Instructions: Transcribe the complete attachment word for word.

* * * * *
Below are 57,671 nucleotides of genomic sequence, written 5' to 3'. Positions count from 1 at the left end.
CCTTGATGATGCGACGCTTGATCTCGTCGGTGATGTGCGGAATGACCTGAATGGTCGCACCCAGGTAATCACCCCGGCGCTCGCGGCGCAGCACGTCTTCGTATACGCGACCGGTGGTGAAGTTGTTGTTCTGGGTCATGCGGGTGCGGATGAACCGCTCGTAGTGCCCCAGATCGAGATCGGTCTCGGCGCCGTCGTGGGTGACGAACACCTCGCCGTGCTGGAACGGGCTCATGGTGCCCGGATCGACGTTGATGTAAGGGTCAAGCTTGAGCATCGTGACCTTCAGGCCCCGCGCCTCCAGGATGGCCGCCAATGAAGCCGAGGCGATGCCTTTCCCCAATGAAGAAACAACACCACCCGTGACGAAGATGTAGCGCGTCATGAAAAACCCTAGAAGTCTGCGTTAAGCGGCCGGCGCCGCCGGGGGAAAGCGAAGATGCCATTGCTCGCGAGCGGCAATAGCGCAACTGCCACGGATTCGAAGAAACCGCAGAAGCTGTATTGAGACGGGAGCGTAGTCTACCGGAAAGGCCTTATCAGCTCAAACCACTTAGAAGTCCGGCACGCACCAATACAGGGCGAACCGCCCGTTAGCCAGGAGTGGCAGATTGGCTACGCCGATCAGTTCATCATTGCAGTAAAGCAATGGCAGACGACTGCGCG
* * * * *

Below are 57,671 nucleotides of genomic sequence, written 5' to 3'. Positions count from 1 at the left end.
CCTTGATGATGCGACGCTTGATCTCGTCGGTGATGTGCGGAATGACCTGAATGGTCGCACCCAGGTAATCACCCCGGCGCTCGCGGCGCAGCACGTCTTCGTATACGCGACCGGTGGTGAAGTTGTTGTTCTGGGTCATGCGGGTGCGGATGAACCGCTCGTAGTGCCCCAGATCGAGATCGGTCTCGGCGCCGTCGTGGGTGACGAACACCTCGCCGTGCTGGAACGGGCTCATGGTGCCCGGATCGACGTTGATGTAAGGGTCAAGCTTGAGCATCGTGACCTTCAGGCCCCGCGCCTCCAGGATGGCCGCCAATGAAGCCGAGGCGATGCCTTTCCCCAATGAAGAAACAACACCACCCGTGACGAAGATGTAGCGCGTCATGAAAAACCCTAGAAGTCTGCGTTAAGCGGCCGGCGCCGCCGGGGGAAAGCGAAGATGCCATTGCTCGCGAGCGGCAATAGCGCAACTGCCACGGATTCGAAGAAACCGCAGAAGCTGTATTGAGACGGGAGCGTAGTCTACCGGAAAGGCCTTATCAGCTCAAACCACTTAGAAGTCCGGCACGCACCAATACAGGGCGAACCGCCCGTTAGCCAGGAGTGGCAGATTGGCTACGCCGATCAGTTCATCATTGCAGTAAAGCAATGGCAGACGACTGCGCG